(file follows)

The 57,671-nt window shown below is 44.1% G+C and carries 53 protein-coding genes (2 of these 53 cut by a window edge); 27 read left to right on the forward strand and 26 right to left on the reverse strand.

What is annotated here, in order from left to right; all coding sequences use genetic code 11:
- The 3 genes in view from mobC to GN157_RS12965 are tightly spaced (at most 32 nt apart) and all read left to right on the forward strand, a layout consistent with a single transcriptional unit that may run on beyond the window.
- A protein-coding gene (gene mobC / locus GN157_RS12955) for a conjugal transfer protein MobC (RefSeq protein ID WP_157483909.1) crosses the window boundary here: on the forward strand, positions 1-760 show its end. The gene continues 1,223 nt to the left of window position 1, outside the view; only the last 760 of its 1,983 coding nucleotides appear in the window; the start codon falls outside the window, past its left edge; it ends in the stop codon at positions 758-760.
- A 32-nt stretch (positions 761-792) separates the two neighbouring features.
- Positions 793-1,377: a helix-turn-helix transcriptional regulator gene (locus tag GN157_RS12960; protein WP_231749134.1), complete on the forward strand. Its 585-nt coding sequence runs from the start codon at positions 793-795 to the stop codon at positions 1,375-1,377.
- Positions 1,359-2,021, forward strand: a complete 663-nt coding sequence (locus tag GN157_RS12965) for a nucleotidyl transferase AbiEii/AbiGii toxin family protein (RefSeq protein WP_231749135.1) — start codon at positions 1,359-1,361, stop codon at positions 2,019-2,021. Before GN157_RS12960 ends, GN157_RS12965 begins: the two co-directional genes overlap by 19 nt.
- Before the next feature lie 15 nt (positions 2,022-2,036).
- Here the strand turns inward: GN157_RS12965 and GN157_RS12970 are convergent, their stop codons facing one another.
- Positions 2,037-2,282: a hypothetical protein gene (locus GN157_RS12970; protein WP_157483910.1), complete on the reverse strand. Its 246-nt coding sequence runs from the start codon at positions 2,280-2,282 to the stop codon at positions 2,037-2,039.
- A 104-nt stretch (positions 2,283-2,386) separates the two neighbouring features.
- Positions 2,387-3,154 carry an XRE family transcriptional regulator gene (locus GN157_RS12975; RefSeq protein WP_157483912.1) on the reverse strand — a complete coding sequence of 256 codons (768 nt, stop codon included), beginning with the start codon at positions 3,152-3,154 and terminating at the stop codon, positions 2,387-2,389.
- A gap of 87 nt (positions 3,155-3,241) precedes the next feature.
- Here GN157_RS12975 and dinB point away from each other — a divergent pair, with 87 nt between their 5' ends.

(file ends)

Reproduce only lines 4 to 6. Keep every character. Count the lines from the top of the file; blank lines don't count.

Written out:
- A protein-coding gene (gene mobC / locus GN157_RS12955) for a conjugal transfer protein MobC (RefSeq protein ID WP_157483909.1) crosses the window boundary here: on the forward strand, positions 1-760 show its end. The gene continues 1,223 nt to the left of window position 1, outside the view; only the last 760 of its 1,983 coding nucleotides appear in the window; the start codon falls outside the window, past its left edge; it ends in the stop codon at positions 758-760.
- A 32-nt stretch (positions 761-792) separates the two neighbouring features.
- Positions 793-1,377: a helix-turn-helix transcriptional regulator gene (locus tag GN157_RS12960; protein WP_231749134.1), complete on the forward strand. Its 585-nt coding sequence runs from the start codon at positions 793-795 to the stop codon at positions 1,375-1,377.